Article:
Colin shook his head.  "You're not worthless to me."  He walked out the door and unhitched the wagon, getting his favorite riding horse from the stall.  He needed to go mend some fences for a while so he wouldn't think about his beautiful wife getting naked in his kitchen.

Chapter Three



By the time Colin was home for supper, she'd done up the dishes he had in the sink, put all the food away, and cooked pancakes with the bacon they'd purchased at the store.  She was pouring milk into two glasses when he walked in, her hair was still damp in the long braid she had it in that went all the way down her back.

He greeted her with a kiss on the cheek and took one of the chairs.  She put the pancakes and bacon on the table, along with fresh maple syrup, and sat across from him.  There was no butter to be found, so she knew she'd need to churn some the next day.  There was a lot of work to be done, but nothing she couldn't handle. 

"Is there anything special you want me to do around the house before I do a deep cleaning and start
sewing curtains and tablecloths?"

He shook his head, watching her closely.  He could see she'd done a lot of cleaning, and she didn't look like she was any more tired or limping any worse than she had earlier in the day.  "Not a thing.  You've done a good job on the house."

Elaine smiled.  "It was fun cleaning something that's mine."  She poured some syrup over her pancakes and handed the bottle to him.  He poured his own.  "Will you say our blessing for us?"

He took her hand in his and quietly prayed over their food.  "You need to let me know if you want to cook anything special.  I can kill a deer or one of the pullets.  I don't mind hunting for you."
  He liked the idea of seeing her in the kitchen cooking meat he'd killed with his own hands.  It made him feel like a good provider.

She shook her head.  "Not just yet.  We have the salt pork we bought today, and there's plenty of bacon.  Between those things and the vegetables, we'll be set for a while."  She took a bite of her pancakes.  "How often do you usually butcher cattle?"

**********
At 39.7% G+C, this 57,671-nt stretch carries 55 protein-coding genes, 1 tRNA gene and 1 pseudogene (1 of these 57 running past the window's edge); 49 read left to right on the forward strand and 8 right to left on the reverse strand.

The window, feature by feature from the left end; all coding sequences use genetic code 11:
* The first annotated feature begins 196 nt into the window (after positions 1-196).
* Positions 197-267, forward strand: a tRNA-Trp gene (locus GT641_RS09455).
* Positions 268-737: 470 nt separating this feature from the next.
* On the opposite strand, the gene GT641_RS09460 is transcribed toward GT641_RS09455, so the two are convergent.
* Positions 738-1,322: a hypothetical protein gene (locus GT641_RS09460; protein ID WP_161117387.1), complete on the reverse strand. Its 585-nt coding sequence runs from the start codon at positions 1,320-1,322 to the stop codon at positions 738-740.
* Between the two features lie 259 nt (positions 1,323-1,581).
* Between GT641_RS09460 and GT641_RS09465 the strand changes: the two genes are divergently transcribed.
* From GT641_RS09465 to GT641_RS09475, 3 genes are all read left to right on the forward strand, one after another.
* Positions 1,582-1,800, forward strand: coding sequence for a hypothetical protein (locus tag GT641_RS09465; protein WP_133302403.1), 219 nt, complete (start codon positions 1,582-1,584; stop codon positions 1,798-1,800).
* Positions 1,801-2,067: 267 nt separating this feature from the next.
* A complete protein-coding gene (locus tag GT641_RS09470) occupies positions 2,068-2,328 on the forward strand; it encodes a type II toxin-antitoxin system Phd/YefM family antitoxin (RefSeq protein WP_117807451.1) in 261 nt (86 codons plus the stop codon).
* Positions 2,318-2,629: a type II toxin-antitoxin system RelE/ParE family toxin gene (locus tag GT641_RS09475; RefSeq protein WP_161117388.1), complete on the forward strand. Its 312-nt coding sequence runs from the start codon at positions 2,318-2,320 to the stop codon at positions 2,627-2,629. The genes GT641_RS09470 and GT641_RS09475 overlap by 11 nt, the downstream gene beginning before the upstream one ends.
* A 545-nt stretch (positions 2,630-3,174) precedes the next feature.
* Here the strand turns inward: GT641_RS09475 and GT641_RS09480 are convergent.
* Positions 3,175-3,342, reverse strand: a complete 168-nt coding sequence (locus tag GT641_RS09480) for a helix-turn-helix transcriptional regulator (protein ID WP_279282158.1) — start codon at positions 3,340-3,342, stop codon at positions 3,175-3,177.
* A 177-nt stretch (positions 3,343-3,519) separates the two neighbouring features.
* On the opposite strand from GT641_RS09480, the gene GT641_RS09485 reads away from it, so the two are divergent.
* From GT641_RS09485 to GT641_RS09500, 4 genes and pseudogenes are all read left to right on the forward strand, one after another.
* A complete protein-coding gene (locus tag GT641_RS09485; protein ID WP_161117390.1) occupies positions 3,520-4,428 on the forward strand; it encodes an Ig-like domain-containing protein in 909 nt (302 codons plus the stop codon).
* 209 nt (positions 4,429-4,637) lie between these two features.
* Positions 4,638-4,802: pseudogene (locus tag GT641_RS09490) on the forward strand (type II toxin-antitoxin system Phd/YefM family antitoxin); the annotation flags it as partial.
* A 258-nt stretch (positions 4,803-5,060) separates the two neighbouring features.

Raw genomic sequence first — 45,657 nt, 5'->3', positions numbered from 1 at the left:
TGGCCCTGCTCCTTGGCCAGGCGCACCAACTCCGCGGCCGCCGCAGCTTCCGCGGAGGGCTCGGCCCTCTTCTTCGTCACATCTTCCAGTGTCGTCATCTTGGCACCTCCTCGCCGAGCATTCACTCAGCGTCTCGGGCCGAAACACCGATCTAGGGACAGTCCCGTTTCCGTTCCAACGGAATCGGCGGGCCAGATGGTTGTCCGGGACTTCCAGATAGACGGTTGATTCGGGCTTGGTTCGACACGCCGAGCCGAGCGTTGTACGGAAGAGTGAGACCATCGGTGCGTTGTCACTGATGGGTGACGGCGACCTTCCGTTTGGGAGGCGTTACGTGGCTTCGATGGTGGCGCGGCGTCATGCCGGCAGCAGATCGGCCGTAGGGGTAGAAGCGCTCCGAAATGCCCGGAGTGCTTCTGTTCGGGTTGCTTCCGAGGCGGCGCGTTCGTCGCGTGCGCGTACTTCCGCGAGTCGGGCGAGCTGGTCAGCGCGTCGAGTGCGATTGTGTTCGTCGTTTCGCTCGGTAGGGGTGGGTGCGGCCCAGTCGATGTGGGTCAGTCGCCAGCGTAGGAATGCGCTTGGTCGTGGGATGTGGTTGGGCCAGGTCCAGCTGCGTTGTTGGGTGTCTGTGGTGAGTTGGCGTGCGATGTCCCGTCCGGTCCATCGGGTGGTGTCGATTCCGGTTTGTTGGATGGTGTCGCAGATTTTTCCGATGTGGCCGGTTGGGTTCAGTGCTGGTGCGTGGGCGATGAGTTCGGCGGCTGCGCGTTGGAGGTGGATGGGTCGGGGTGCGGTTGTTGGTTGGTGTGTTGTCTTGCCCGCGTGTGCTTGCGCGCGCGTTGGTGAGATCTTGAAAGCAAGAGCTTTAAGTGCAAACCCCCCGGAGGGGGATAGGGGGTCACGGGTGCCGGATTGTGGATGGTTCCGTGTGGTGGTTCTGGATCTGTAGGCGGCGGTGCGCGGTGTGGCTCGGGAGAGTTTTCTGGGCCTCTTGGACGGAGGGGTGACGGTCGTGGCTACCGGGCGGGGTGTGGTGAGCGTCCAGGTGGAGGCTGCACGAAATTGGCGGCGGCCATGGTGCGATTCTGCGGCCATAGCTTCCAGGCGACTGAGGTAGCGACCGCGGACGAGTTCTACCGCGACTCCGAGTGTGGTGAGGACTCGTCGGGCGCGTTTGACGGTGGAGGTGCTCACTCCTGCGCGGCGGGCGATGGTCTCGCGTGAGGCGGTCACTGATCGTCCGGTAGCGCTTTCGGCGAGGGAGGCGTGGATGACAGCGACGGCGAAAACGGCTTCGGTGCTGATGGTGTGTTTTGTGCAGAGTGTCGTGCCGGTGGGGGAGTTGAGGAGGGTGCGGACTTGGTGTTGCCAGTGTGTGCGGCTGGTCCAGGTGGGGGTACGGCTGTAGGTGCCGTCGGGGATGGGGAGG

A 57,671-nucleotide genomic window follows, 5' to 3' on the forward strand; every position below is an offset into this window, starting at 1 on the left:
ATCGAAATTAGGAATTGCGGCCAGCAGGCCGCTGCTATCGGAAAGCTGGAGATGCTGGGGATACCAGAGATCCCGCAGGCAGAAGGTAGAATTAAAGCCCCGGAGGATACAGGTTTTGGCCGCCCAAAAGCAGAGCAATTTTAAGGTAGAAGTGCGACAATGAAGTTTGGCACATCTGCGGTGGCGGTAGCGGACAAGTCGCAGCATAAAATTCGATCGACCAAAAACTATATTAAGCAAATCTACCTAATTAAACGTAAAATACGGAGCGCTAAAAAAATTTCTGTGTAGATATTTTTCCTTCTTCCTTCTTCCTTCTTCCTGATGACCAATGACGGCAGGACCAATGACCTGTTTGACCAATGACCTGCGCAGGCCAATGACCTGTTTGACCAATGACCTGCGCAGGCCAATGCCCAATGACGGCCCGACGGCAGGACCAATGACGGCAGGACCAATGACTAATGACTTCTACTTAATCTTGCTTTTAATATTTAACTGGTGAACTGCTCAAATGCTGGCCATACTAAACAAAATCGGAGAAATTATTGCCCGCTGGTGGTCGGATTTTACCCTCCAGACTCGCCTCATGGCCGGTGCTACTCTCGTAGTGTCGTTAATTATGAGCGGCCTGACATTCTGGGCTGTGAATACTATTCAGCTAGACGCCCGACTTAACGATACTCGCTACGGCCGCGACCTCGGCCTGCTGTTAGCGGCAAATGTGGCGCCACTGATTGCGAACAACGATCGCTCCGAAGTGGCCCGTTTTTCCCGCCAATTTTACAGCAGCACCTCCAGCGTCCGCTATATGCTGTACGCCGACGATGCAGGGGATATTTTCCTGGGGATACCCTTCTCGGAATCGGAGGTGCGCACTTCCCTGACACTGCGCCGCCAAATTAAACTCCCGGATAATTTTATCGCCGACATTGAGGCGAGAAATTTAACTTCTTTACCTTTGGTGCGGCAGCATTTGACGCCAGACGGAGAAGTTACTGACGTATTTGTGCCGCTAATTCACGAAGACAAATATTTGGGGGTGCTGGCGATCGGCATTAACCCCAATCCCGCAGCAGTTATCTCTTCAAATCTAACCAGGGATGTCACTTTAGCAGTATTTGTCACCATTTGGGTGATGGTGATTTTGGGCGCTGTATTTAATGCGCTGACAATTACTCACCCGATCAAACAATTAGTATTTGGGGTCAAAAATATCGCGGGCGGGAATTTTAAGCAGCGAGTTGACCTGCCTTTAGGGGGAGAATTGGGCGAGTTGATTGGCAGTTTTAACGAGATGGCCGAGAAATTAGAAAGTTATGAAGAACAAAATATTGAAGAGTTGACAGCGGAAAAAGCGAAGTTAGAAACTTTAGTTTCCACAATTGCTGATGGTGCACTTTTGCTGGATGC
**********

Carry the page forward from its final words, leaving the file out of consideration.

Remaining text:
He shrugged.  "I never have, but most ranchers tend to do one every fall and every spring.  I raise mine and sell them.  Now that I have a wife, I'll start butchering them on occasion as well.  It would be nice to have them to eat. They keep for a while in the cellar, and then we'll have to cure it.  I'll try to get meat all through the winter."  He was looking forward to eating more than beans through the winter, and he smiled at Elaine, thrilled that she would be there to share meals with him, good meals that he hadn't cooked.

"I'd appreciate that.  I'm not the most creative cook, because I don't have a lot of experience, but I do like to experiment with food.  I think I should be able to cook just about anything you bring me."  She was confident in her abilities because of the hours she'd spent working with Mrs. Jenkins in the kitchen
while her mother had been out of the house.

"I'll enjoy testing you on that."  He grinned.  "Come sprin
g, we'll put in a kitchen garden so we won't have to buy everything from the mercantile."  He could just picture them working together to put in a garden.  He loved the idea of working together on just about anything, especially making babies.

She smiled.  "I'd like that a lot.  My mother was always worried about letting me go outdoors.  When I was a girl, all I did was
run and play, and after I hurt myself, I wasn't allowed to do anything.  The doctors kept telling her that I'd be better off if she let me get fresh air and keep my muscles built up, but she would never listen."  She sighed and shook her head.  "She really acted like I was a broken doll after it happened."

"We'll do it together."  He felt a great deal of anger toward her mother, even though he understood she was just trying to protect Elaine.  She'd obviously done a great deal to break his wife's spirit while she'd been working to keep her from hurting herself.

"Thank you."  She knew he would find it odd that she was thanking him, but she didn't care.  She finally felt like someone had some confidence in her, and it meant everything in the world to her.

After they finished eating, he dried the dishes while she washed them.  "You don't have to help me with the dishes," she protested.
  She hated that he was helping with a job that should be hers.  He couldn't work all day on the ranch and come home and do her chores at night.  She needed to be a helper to him not a burden.

"I won't most nights.  Tonight, you're really hurting, though.  I don't know if it's a normal thing or because of the walking we did or the long ride on the train.  Whatever reason, I'm not going to make you stand here alone to do them."  Colin reached for another dish and dried it.